Sustainability & Energy Transition Primer

Cowen Research shares highlights from the 6th Annual Sustainability & Energy Transition Primer, a 446-page overview of the sector. Learn how green energy and increases in ESG investing have affected the energy markets. Press play to watch the video.

THE COWEN INSIGHT

We have created our 6th annual comprehensive primer on the Sustainability & Energy Transition sector to assist investors in navigating its complex and varied sub-verticals. This 446-page reference piece covers the various sub-sectors and emerging technologies in this space including the smart grid, wind, solar, geothermal, energy efficient lighting, fuel cell, electrolyzers, hydrogen, microturbine technology, water, natural gas, and sustainable food.

Deep Dive Into the Sustainability & Energy Transition Sector

As renewable energy becomes the most cost-effective source of energy, utilities are embracing a world of distributed and decarbonized energy. No single silver bullet will solve the world’s energy crisis. We see room for multiple technologies to succeed, enabling investors to capitalize on next-generation energy technology investments. Global consensus has grown around a shift to net-zero emissions, which is driving economic (not subsidized) demand for wind, solar, and, increasingly, energy storage.

Growth in this sector is no longer predicated on subsidies and government policy. Sentiment greatly improved in 2020 despite COVID-19 challenges. 2021’s prospects remain positive despite recent pullbacks in valuation. ESG investment mandates are helping sentiment, as is the secular shift toward a decarbonized economy that is becoming more visible in society.

5 Ways Sustainable Energy Has Changed in Recent Years

We see five primary ways that sustainable energy has changed in recent years. Investors are beginning to recognize these factors:

  1. Investor preference shift toward ESG
  2. Consumer preference changes to more sustainable brands and products
  3. Technical advancements integrating technologies such as hydrogen from low-cost electricity, storage with wind/solar, digitized energy management
  4. “Mainstreaming” of the definition of clean/climate/sustainable technologies
  5. Financial viability of many companies in the sector without the need for subsidies

Utilities are deploying wind and solar due to economic drivers rather than subsidies that were needed in the past. Solar and wind are now the lowest cost forms of electricity in two-thirds of the globev. Prices are oftentimes lower than new natural gas plants and, in many cases, existing coal facilities.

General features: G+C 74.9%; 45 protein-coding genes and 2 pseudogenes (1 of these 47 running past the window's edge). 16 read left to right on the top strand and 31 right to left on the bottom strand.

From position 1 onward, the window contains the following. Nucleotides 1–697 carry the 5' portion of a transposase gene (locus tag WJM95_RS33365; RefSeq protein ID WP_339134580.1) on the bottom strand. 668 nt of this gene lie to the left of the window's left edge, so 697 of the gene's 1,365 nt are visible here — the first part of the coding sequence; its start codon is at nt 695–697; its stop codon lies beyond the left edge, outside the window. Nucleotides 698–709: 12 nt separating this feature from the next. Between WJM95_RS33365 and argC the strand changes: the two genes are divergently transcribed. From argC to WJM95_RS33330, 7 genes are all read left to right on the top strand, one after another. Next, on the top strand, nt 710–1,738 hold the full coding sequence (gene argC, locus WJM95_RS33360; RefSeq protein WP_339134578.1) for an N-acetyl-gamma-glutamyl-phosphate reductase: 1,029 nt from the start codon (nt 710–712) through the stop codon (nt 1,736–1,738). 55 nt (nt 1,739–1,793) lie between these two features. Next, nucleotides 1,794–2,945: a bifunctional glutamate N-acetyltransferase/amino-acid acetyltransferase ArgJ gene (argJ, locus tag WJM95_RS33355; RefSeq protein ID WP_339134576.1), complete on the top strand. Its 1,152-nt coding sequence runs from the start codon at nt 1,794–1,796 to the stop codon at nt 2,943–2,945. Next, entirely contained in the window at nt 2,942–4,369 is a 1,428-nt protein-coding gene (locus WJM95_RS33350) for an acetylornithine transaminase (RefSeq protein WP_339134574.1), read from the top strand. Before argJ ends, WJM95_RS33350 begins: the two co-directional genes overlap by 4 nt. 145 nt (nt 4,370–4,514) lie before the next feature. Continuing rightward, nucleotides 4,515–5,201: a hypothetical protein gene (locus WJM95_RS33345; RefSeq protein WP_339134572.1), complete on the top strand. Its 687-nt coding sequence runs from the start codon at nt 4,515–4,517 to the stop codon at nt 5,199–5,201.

We are most excited about multi-year investment prospects in the smart grid, wind, and solar markets. We see all three sectors incorporating batteries to extract more value. This edition of our primer includes a new sustainable food and expanded hydrogen sections, as well as an update of our existing sections.

COVID-19 Impact on Sustainability & Energy Transition

We see COVID-19 serving as an accelerator of many trends that were well underway. 2020 exhibited delays in solar and smart grid. However, both sectors have largely returned to pre-pandemic growth. Governments have embedded green priorities into economic stimulus bills globally. The U.S. is in active negotiations around an infrastructure package that would likely serve as a tailwind for our coverage.

Read more from this series

2020 Sustainable Energy & Industrial Technology Primer
2018 Sustainable Energy & Industrial Technology Primer

Video Transcript

Cowen’s 6th Annual Sustainability & Energy Transition Primer explores the evolution of the energy markets.

The 3 “D’s” are taking over in energy as the world becomes decarbonized, decentralized and digitized. Solar, wind and batteries are becoming cost effective and economical without the need for government subsidies. Over 80% of global electricity added to the grid in 2020 was renewable power and wind and solar are now the lowest cost solution on an unsubsidized basis in about two-thirds of the world.

Advancements in farming and green hydrogen present compelling growth opportunities. Low-cost renewable power is enabling the hydrogen economy to develop a new fuel for difficult to decarbonize industries like heavy duty mobility (trains, trucks, buses and boats) as well as heavy industry such as steel and cement.

Demand for ESG investing has skyrocketed in recent years driven by government policies, demographic shifts, and an evolving view of risk. Roughly one in four dollars in the U.S. is now invested through an ESG lens.

Government and corporate shifts to net zero emissions continue to accelerate. COVID-19 has accelerated trends that were well underway as green investment levels have played a major part of economic stimulus.

Cowen recently launched a uniform ESG score that will appear on the front page of every company research report published as we aim to be ahead of the curve.

Based on recent research by Jeffrey Osborne, Joseph Giordano, CFA, Marc Bianchi, CFA.

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